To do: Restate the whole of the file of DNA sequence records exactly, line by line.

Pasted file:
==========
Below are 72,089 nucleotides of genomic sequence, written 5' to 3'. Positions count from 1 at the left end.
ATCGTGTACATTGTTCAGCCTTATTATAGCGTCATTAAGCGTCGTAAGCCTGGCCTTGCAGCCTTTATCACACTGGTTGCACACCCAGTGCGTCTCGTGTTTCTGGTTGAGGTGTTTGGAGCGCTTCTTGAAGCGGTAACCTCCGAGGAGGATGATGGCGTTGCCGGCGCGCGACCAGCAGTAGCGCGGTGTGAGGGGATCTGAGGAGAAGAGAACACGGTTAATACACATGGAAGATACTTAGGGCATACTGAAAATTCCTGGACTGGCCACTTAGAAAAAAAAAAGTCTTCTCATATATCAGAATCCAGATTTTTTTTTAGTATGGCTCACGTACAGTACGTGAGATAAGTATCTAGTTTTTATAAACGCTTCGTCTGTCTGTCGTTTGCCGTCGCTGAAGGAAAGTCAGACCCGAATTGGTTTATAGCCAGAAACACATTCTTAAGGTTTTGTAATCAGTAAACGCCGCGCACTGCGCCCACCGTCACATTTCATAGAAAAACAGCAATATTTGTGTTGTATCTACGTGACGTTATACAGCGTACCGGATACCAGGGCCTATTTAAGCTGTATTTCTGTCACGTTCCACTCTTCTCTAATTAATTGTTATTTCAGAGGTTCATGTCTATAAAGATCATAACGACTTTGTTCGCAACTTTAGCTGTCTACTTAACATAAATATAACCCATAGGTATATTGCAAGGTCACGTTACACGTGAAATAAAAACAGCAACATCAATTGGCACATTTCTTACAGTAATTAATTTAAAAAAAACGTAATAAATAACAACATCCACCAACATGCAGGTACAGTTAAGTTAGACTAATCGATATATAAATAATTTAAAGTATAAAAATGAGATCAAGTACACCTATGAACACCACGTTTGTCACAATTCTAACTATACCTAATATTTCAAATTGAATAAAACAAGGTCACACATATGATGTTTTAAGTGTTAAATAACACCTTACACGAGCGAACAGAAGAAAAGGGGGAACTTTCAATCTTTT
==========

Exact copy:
Below are 72,089 nucleotides of genomic sequence, written 5' to 3'. Positions count from 1 at the left end.
ATCGTGTACATTGTTCAGCCTTATTATAGCGTCATTAAGCGTCGTAAGCCTGGCCTTGCAGCCTTTATCACACTGGTTGCACACCCAGTGCGTCTCGTGTTTCTGGTTGAGGTGTTTGGAGCGCTTCTTGAAGCGGTAACCTCCGAGGAGGATGATGGCGTTGCCGGCGCGCGACCAGCAGTAGCGCGGTGTGAGGGGATCTGAGGAGAAGAGAACACGGTTAATACACATGGAAGATACTTAGGGCATACTGAAAATTCCTGGACTGGCCACTTAGAAAAAAAAAAGTCTTCTCATATATCAGAATCCAGATTTTTTTTTAGTATGGCTCACGTACAGTACGTGAGATAAGTATCTAGTTTTTATAAACGCTTCGTCTGTCTGTCGTTTGCCGTCGCTGAAGGAAAGTCAGACCCGAATTGGTTTATAGCCAGAAACACATTCTTAAGGTTTTGTAATCAGTAAACGCCGCGCACTGCGCCCACCGTCACATTTCATAGAAAAACAGCAATATTTGTGTTGTATCTACGTGACGTTATACAGCGTACCGGATACCAGGGCCTATTTAAGCTGTATTTCTGTCACGTTCCACTCTTCTCTAATTAATTGTTATTTCAGAGGTTCATGTCTATAAAGATCATAACGACTTTGTTCGCAACTTTAGCTGTCTACTTAACATAAATATAACCCATAGGTATATTGCAAGGTCACGTTACACGTGAAATAAAAACAGCAACATCAATTGGCACATTTCTTACAGTAATTAATTTAAAAAAAACGTAATAAATAACAACATCCACCAACATGCAGGTACAGTTAAGTTAGACTAATCGATATATAAATAATTTAAAGTATAAAAATGAGATCAAGTACACCTATGAACACCACGTTTGTCACAATTCTAACTATACCTAATATTTCAAATTGAATAAAACAAGGTCACACATATGATGTTTTAAGTGTTAAATAACACCTTACACGAGCGAACAGAAGAAAAGGGGGAACTTTCAATCTTTT